“I used to live in Clerkenwell and then I lived in Marylebone which is lovely. But the Barbican’s…everything’s done for you. There’s under-floor heating, the rubbish is collected from your front door every day, all your parcels go downstairs to the car park attendant and he posts a little slip for you. It’s convenient. Then you’ve got the cinema, the art centre, the lake, private gardens for residents.”
Aside from showing the variation and the soul of the Barbican (which from the outside looks so vast, imposing and uniform) through the different types of flats (of which there are over 140) and impeccably styled interiors, the book shows the people who reside there – from Kate, who’s lived in the estate since it was first built, to Marianne, who runs the organic shop underneath one of the tower blocks, and everyone else in between. In a famously private city like London, Rodriguez’s book has brought a sense of community to the residents of the estate.
“I launched my book at the Barbican Centre and invited the residents in the book to my flat afterwards – they were so happy to meet each other and have a reason to say hello to each other. We’re going to try and meet up annually.”
Rodriguez went freelance in March 2016 after being the photographer and working on the marketing side of things at Folk, who snapped him up whilst he was at university. Raised in Liverpool, he moved to London and hasn’t looked back since. Now, he counts Folk as one of his clients as well as branching into the world of food, interiors and portrait photography.
As well as his book, which he describes as his “most rewarding” piece, he’s done work for Soho House, the Modern House, Cereal magazine and other British fashion brands. One of his favourites though, apart from Residents…, is his work he’s done with Lyle’s, the Michelin-starred restaurant in Shoreditch.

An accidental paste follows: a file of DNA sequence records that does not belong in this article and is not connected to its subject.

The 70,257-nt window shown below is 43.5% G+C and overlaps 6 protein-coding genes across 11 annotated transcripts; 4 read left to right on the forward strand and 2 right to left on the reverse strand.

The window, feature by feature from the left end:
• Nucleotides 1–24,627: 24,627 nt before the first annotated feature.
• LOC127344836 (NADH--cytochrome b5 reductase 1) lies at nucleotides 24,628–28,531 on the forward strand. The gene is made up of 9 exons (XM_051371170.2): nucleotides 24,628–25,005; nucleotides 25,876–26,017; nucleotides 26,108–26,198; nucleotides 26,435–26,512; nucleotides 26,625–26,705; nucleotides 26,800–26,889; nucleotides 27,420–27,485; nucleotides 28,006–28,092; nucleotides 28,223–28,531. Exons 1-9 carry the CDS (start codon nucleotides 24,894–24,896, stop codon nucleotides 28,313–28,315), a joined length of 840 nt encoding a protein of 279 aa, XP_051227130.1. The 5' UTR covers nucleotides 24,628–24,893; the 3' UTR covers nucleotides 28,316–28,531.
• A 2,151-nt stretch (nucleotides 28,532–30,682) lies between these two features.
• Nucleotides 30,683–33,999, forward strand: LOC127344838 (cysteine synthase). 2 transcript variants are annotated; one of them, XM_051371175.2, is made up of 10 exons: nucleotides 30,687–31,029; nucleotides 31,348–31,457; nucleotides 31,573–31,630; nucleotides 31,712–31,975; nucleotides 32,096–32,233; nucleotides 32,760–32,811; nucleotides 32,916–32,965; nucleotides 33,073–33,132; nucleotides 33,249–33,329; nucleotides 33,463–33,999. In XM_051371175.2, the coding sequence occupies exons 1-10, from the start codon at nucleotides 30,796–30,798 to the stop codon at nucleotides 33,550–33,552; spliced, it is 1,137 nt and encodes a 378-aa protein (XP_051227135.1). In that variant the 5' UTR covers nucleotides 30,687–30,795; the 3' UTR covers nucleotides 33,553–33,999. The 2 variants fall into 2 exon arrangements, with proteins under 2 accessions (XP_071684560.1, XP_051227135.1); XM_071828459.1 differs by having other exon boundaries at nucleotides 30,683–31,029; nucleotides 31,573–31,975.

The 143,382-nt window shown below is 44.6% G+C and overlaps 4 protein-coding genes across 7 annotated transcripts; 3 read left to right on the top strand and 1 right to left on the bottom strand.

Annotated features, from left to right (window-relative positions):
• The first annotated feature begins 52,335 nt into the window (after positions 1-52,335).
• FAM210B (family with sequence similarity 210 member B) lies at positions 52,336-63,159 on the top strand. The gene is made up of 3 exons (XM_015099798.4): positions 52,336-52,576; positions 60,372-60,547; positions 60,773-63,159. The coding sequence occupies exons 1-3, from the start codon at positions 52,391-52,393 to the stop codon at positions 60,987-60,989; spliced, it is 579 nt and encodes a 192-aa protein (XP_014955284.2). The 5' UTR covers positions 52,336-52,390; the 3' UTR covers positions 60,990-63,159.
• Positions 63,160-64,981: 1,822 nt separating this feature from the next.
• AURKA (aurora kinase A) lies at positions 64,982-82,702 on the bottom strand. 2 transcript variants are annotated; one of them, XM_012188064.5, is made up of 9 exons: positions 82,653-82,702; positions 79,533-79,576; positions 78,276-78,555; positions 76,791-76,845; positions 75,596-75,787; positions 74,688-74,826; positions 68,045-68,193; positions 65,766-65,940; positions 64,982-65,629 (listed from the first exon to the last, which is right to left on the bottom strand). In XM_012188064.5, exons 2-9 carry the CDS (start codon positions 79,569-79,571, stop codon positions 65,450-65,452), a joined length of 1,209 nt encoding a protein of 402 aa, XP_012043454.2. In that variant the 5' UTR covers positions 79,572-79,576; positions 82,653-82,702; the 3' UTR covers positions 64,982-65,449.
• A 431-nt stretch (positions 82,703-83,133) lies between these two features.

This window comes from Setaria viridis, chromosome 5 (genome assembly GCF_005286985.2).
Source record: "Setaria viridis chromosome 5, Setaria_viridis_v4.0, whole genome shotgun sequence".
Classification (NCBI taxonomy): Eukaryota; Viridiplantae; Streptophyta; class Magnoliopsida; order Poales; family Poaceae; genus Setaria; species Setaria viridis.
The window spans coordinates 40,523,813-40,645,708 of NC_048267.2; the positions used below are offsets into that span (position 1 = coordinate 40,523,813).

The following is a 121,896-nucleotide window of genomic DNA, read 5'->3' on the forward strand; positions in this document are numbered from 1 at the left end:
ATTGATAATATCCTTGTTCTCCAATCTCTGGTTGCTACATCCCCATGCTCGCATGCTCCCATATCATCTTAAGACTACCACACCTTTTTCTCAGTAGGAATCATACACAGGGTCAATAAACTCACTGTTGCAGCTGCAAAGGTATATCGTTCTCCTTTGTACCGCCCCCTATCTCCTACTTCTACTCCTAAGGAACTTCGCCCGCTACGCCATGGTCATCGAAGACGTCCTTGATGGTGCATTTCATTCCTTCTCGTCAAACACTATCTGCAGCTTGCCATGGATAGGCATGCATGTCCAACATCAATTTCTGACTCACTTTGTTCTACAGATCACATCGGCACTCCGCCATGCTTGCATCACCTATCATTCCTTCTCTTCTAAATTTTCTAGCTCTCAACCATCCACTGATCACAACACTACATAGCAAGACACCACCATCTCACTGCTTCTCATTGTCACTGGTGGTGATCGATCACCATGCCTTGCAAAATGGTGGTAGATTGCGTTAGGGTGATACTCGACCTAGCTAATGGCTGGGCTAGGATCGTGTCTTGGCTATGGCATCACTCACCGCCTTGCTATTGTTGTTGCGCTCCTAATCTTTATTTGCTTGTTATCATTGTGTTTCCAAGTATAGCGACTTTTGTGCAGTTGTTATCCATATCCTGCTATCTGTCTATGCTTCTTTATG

“They do the Guest Series where they fly a chef in from a different country every month who take over the restaurant and I photograph them”, says Rodriguez. “They took me to Scotland and flew in six chefs from different countries to experience shooting and hunting, and cook with the likes of duck and pheasant. The whole experience was meant to show everything from start to finish – shooting to skinning to cooking.”
As for what’s next, there’s the aforementioned documentary to go alongside the book, as well as a new book in the pipeline about chefs at home. “I want to photograph chefs and take away the myth that chefs have amazing kitchens at home. Usually they have the worst kitchen ever because they’re never home; most chefs I know start at 6am and get home at 1am/2am. I’m shooting about 20 chefs and doing a recipe with each one, but a really simple one. So there are going to be Michelin-starred chefs but they might do a recipe for cheese on toast, just what they like to cook at home.” Judging by Residents…it’s sure to be an insightful and extremely stylish piece of work.
Residents: Inside the Barbican Estate by Anton Rodriguez is available from the Barbican. To see more of his work, visit his website.
Words by Angharad Jones. Images courtesy of Anton Rodriguez